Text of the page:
Posted on

Earth report: Down to Earth

 

Title Earth report: Down to Earth
Director(s) Tv/e Inspiring Change
Date released 2009
Production company Tv/e Inspiring Change
Length 22 MINS
Location West Africa
Keywords/tags Agriculture, food, desertification,   climate change
Link to film http://www.youtube.com/watch?v=IDwVreTtPlE
Synopsis In West Africa, farmers are working to turn desert back to productive   farmland. Earth Report discovers how they could also have an important role   in the battle against climate change.
Reviews/discussion MIT Research Highlights for   background to this film:

Deforestation, Desertification, and the Drought in West Africa

The region of West Africa has experienced   significant changes in land cover during this century, ranging from   deforestation near the Atlantic coast to desertification near the border with   the Sahara desert.

Satellite image of vegetation types in Africa

The same region has been experiencing a   significant drought during the last few decades, with below normal levels of   rainfall observed almost everywhere within West Africa. This drought has been   associated with weakening of the monsoon circulation.

Ranifall Fluctuations in West Africa (1901-1990), expressed as
regionally averaged standardized departures, Nicholson (1993)

Eltahir and Gong (1996) proposed a general framework for   describing the role of biosphere-atmosphere-ocean interactions. It emphasizes   the role of the gradient in boundary layer moist static energy (entropy)   between ocean and land in modulating the dynamics of the monsoon.

A schematic of the proposed land-atmosphere-ocean interaction in
West Africa.

Zheng and Eltahir (1997) studied the response of the monsoon system   to deforestation and desertification using a simple model. The results   suggest that the potential impact of human induced change of land cover on   regional climate depends critically on the location of the change in   vegetation cover. That is, desertification along the border withthe Sahara   (e.g., in Chad, Niger, Mali and Mauritania) leaves a relatively minor impact   on monsoon circulation and regional rainfall; deforestation along the   southern coast of West Africa (e.g., in Nigeria, Ghana and Ivory Coast) may   result in complete collapse of monsoon circulation, and a significant   reduction of regional rainfall.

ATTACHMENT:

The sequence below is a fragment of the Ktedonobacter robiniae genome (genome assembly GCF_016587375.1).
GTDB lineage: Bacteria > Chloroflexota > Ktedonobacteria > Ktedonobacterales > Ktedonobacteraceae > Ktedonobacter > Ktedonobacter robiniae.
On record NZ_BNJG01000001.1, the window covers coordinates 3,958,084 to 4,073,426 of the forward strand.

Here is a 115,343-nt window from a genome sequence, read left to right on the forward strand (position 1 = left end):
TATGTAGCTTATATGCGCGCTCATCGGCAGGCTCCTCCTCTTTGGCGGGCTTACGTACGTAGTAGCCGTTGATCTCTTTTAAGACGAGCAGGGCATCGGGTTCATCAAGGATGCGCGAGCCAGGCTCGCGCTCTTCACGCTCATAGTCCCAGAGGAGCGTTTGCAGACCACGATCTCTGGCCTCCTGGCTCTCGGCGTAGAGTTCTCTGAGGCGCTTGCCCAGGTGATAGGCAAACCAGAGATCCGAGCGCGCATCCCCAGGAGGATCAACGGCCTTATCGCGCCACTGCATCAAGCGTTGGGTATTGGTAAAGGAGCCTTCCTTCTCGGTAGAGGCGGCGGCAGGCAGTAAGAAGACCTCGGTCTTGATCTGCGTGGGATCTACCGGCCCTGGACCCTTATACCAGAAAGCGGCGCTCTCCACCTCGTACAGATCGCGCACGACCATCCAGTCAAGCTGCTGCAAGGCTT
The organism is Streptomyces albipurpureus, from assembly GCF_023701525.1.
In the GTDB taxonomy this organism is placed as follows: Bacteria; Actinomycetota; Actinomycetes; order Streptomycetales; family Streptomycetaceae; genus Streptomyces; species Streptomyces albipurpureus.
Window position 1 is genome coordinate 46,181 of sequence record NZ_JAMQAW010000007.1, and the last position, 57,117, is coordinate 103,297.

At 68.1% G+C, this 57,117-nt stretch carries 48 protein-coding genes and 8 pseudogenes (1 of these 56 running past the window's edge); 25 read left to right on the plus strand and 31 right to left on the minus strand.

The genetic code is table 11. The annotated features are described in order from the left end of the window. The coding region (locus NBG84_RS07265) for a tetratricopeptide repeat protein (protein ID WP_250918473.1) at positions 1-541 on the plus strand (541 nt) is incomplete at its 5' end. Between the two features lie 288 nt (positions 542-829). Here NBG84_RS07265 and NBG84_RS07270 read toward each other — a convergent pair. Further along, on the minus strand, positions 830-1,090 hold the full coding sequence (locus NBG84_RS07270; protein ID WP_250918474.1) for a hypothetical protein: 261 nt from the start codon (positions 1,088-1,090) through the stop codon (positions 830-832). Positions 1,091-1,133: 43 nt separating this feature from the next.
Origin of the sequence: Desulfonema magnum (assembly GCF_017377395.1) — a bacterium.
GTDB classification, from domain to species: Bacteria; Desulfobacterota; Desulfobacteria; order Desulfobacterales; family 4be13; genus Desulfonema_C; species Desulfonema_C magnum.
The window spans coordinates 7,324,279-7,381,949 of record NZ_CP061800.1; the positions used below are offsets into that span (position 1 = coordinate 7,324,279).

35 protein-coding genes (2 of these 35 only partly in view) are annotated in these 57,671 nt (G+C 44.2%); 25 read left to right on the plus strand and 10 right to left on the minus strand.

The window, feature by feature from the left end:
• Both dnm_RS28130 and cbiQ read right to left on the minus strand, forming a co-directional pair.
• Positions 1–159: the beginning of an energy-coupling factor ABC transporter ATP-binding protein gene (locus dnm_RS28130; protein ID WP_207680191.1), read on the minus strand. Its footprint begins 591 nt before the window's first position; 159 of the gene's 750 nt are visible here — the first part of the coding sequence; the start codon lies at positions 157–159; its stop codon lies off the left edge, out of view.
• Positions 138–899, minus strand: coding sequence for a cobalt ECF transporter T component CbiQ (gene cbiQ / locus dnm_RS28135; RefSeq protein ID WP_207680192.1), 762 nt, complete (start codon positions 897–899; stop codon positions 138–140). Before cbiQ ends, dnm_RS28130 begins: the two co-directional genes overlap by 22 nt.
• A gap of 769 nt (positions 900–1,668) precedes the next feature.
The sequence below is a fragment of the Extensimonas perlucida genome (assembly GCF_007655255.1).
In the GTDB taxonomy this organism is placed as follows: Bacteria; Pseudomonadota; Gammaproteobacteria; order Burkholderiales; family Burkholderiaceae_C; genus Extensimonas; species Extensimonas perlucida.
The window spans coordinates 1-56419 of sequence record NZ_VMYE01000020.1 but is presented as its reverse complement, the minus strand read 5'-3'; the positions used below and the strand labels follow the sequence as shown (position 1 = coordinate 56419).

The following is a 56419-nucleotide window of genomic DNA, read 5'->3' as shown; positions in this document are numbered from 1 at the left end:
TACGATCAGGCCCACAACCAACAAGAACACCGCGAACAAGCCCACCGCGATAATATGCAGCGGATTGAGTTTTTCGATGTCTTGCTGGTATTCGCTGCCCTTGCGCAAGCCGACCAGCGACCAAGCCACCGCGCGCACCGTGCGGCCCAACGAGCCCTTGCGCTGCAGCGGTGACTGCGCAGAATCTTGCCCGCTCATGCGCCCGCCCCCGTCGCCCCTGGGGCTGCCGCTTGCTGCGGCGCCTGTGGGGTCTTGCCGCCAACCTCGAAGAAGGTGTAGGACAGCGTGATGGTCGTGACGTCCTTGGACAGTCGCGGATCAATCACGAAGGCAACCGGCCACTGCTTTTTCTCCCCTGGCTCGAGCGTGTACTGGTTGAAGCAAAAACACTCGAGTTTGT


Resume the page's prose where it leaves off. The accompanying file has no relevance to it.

The meridional distribution of (a) total rainfall in mm/day, for
the control (solid line), desertifcation (dashed line), and deforestation
(dotted line); (b) same as (a) but for large-scale moisture convergence.

Source:   MIT Research highlights- http://web.mit.edu/eltahir/www2/deforestation.html

 

Links to other resources Also   see: http://www.unesco.org/csi/region/desert.htm
Advertisements

Leave a Reply

Fill in your details below or click an icon to log in:

WordPress.com Logo

You are commenting using your WordPress.com account. Log Out / Change )

Twitter picture

You are commenting using your Twitter account. Log Out / Change )

Facebook photo

You are commenting using your Facebook account. Log Out / Change )

Google+ photo

You are commenting using your Google+ account. Log Out / Change )

Connecting to %s